I don’t answer. She knows I don‘t do answers. And what’s a question like that, for truth? Didn’t I show her I want her? I see what I want, I want what I see. I see beauty in her every move. I see the world’s wonders reflected in her eyes, in every square centimeter of her skin.
“Because if you do want me, you have to take the all of me.” She levels a gaze I can’t quite scan. “Can you handle that?”
A shiver takes the express lift down my vertebrae. “Can a man handle perfection?” I ask back. Can a man handle what he wants?
Her gaze doesn‘t shake. “Well, do you want me or not, Hale Orson?”
I can’t creed why she’s pressing the question. She knows I can‘t answer. It‘s not the way I run.
“I was a butterfly who dreamed he was a caterpillar,” I say.
“Maybe the caterpillar dreamed he was a butterfly?” she suggests.
“Maybe I was afraid to wake up.”
“Maybe…” she says, “you should just open your eyes.”
My gaze is locked as she lifts the glass up to perfect lips quickly fading from violet to burgundy — dark, glistening, beautiful — and her pearlescent teeth peek out at me from behind. Then, with a little sigh of satisfaction, she opens her mouth to swallow the dream.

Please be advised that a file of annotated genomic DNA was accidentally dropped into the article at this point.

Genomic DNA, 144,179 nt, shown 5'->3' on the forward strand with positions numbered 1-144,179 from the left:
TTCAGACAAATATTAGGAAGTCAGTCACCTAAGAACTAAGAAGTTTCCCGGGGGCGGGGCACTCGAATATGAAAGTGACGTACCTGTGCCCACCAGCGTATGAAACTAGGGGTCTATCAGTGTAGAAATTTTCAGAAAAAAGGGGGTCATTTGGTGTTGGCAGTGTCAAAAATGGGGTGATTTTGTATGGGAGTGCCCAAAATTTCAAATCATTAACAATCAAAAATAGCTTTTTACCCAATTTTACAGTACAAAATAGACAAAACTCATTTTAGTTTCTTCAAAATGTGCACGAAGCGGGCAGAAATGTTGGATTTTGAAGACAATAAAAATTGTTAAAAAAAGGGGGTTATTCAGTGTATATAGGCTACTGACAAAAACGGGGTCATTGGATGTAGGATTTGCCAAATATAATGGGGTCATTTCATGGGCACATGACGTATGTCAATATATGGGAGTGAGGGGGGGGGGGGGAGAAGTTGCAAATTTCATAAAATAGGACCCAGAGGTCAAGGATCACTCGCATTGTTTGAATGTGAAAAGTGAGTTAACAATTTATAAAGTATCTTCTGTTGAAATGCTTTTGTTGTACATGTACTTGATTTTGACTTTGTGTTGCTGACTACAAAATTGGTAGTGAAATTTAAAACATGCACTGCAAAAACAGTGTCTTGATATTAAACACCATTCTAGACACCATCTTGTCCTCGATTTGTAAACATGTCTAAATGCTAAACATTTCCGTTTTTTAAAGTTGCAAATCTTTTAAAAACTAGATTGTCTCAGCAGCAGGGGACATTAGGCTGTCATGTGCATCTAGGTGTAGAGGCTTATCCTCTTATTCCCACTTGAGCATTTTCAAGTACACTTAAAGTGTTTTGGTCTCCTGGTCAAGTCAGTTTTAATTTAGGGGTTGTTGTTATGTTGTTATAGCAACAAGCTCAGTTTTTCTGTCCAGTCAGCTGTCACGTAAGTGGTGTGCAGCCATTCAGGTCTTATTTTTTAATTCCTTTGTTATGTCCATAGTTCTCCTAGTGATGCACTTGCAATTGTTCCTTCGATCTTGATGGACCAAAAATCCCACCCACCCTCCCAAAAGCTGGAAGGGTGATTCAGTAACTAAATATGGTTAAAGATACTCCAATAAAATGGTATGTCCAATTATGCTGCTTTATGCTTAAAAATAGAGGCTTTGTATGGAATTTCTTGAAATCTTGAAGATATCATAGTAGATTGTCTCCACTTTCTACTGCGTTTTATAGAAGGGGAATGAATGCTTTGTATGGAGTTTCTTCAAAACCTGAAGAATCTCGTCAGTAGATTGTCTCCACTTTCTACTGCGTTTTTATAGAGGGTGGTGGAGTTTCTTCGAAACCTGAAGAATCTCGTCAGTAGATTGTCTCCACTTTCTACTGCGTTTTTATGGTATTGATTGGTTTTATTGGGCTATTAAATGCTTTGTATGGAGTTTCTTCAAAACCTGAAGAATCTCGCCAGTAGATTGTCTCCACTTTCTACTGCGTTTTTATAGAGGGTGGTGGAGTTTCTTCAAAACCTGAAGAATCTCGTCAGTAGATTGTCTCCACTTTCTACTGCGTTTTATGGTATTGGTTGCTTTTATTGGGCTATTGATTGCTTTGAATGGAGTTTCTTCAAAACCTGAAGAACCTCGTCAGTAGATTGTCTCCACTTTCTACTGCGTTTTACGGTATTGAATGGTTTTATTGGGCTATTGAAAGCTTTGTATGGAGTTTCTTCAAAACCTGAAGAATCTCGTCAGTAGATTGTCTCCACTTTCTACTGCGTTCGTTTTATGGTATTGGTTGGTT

Alexei Collier was born and raised near Los Angeles and now resides across the street from Chicago. He studied creative writing at Beloit College and is currently working through the second draft of a novel. Bitten by a radioactive paperback at an early age, he began concocting stories as soon as he could talk. There is no known cure for this affliction. He says:
This story grew out of several things. Firstly, musing on the similarity between the effects of certain drugs on the brain and the symptoms of some mental disorders. Secondly, wondering what someone from just beyond the horizon of tomorrow might sound like to modern ears. “The Bohemians” is also about the interplay of the authentic and the artificial, and the fact that something that is natural or beautiful can also be terrible or even monstrous.
Illustration by Malene Thyssen depicts a Polyommatus butterfly and is made available by Creative Commons Attribution-Share Alike 2.5 Generic License.